Jeff and Eric Rosenthal, brothers in their mid-thirties who live in New York City, have been playing a lot of Super Mario lately.
The duo, which operates a comedy / hip-hop podcasting empire under the name ItsTheReal, when they realized they were stuck in their apartment for a long time, they told me that they bought an old-school Nintendo Entertainment System (NES) console preloaded with 30 classic games. They played video games throughout their childhood, but gaming wasn’t really much of their upbringing, apart from short dalliances with games like Tetris and Super Mario, and separate trips to Grand Theft Auto in college.
“Since we live in New York City,” said Eric, “neither Jeff nor I have really touched a controller, nor a console in the house.”
That changed when the quarantine order came. “I think it’s nice to go back to a game that’s a bit safe and nostalgic,” said Jeff. “There is a warm feeling when you think, ‘Oh well, that’s where you deform,’ or ‘Oh well, that’s the trick to get through this sign.” ”
In this vein, since early March, at least half a dozen friends have been asking me if they should get a video game system. These friends don’t like video games, or at least they haven’t been in years. Maybe they were playing a strange phone game. They may have pleasant, vague memories of Pokémon or Neopets. What they all have is boredom, fear, and at the moment an irreconcilable need for comfort.
My best friend Aude, who completely ignored video games in the past (and had slightly bullied me and our shared gamer friends about our habits), has advanced her friend’s new Switch during the start of quarantine to play Breath of the Wild , the sprawling open-world Zelda game. Her friend sent our group chat a photo of Aude, a toothbrush hanging from the side of her mouth with her hands clasped around the red-and-blue buttons. I missed her so much at the time, even though we had been constantly video chatting; I missed our lives.
“I think one of the reasons I like this game right now,” Aude texted us, “is that you can explore this vast, expansive natural landscape. It feels a bit like freedom.”
I have seen this sentiment echo throughout the Internet since the spread of the new coronavirus in the United States and resulted in a large number of people isolating themselves indoors. It’s not limited to the Switch or even specialized consoles – many people have that The Sims rediscovered on their computers, for others, while others double it iOS and Android apps for their phones.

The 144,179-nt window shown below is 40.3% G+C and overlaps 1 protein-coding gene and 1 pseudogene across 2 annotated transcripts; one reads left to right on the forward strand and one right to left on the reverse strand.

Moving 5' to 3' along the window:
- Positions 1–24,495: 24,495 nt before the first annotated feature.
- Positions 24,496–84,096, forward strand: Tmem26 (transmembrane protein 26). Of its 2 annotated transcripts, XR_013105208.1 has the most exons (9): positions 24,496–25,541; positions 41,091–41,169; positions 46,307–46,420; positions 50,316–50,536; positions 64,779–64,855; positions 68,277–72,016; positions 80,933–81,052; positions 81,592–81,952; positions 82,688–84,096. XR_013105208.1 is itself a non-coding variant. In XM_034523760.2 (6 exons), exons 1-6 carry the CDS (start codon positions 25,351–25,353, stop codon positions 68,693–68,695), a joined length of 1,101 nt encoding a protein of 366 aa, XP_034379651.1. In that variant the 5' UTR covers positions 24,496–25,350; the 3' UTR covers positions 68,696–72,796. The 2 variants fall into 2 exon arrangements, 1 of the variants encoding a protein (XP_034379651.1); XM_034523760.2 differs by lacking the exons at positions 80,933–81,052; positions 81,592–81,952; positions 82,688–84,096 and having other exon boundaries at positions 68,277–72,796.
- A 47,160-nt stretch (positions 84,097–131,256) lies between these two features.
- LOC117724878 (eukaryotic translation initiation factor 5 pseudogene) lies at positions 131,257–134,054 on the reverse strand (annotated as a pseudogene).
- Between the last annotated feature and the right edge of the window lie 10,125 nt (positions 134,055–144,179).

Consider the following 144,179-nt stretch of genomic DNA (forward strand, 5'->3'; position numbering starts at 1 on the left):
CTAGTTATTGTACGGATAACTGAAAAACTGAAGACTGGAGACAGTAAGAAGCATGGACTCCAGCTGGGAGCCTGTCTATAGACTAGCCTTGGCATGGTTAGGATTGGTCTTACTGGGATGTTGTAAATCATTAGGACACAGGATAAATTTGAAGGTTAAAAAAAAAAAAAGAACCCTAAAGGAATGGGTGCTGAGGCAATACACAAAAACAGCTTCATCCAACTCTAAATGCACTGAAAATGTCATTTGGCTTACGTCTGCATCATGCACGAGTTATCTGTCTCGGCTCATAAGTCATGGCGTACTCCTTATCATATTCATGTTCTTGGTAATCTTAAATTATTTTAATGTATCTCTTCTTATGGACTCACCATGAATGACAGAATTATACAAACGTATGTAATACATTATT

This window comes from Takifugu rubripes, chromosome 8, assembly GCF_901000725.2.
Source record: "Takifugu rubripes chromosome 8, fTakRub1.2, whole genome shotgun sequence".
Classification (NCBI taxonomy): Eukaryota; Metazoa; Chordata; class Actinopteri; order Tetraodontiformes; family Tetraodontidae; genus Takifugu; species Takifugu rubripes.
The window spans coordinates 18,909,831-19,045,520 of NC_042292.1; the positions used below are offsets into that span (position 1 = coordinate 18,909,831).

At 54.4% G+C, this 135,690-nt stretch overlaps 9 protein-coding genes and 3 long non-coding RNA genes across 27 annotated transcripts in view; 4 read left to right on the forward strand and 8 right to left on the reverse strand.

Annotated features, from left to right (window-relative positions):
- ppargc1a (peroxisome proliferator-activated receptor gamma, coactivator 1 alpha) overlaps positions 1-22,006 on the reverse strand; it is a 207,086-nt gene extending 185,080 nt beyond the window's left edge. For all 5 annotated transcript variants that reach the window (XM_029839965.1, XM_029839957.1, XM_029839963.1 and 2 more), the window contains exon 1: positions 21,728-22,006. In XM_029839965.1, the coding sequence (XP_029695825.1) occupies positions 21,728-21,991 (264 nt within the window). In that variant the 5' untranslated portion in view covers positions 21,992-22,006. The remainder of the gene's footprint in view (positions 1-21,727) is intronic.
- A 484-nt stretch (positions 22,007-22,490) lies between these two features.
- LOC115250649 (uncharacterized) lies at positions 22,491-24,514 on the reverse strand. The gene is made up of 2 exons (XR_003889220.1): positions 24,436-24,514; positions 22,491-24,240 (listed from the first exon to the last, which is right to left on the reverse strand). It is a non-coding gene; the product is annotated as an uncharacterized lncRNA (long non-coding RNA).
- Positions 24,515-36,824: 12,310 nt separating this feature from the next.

I just realized in 25 years that there will be an American Girl doll that has experienced the coronavirus pandemic and her $ 86 accessories will be a little Nintendo Switch, a little thing of Clorox wipes and fake bread that she herself learned how to bake a YouTube video.
– Caroline Moss (@CarolineMoss) March 21, 2020
In a time that really makes no sense, the wave of gaming does. Of course we want escapism. Of course we want to be reassured. Of course, we want to feel that the right combination of buttons and strategies will result in a win, whether that’s like a well-maintained digital farm or the neat conquest of a fictional nation.
It would be hard to overestimate what a huge chunk of my own brain space video games now occupy. I’ve always loved games – I’ve been obsessed with getting a Game Boy Color when I was 10 years old – but now it’s not that many fun distractions because it’s a handful of places I can go to if I can’t go anywhere else . I wake up and check out my Animal Crossing Island, I spend my free time at work browsing Fire Emblem memes (to drop them into my Fire Emblem Slack and Fire Emblem Discord channels), I wander through it expansive scenery of Breath of the Wild until it’s time to go to sleep. I write paper lists of tasks I’d like to perform in each of my respective games, believing Katie Heaney’s theory for the Cut that games are basically to-do lists that you can play, in a good way.
I’m sure this sounds like an absolute nightmare to some people, but for me it’s a relief to have a series of small milestones that I know I can reach even if I find it difficult to feed myself regularly or parse emails from people to write. I’m having a lot of issues with my IRL to-do list right now, feeling like a permanent failure even though I know there’s no endgame quarantining productivity beyond what you personally get out of it, no moral vector in the game here. Having a list of virtual tasks, with no commitment, helps.
Many people, including those who have not experienced their entire conscious lives, seem to be getting some comfort from video games right now. When I asked Jeff and Eric why they chose to buy an NES instead of something new like the Switch, Jeff said it was largely down to the price. But that’s not all: “I looked at other game systems and it was like getting only one game. The variety was very important to me,” he said.
Availability was also an issue. “All switches were sold out!” Eric said. “It was the weekend of Animal Crossing, which I assume was a month and a half from Animal Crossing, and the prize [of the Switch] kept going up and down. I was like, damn it. ‘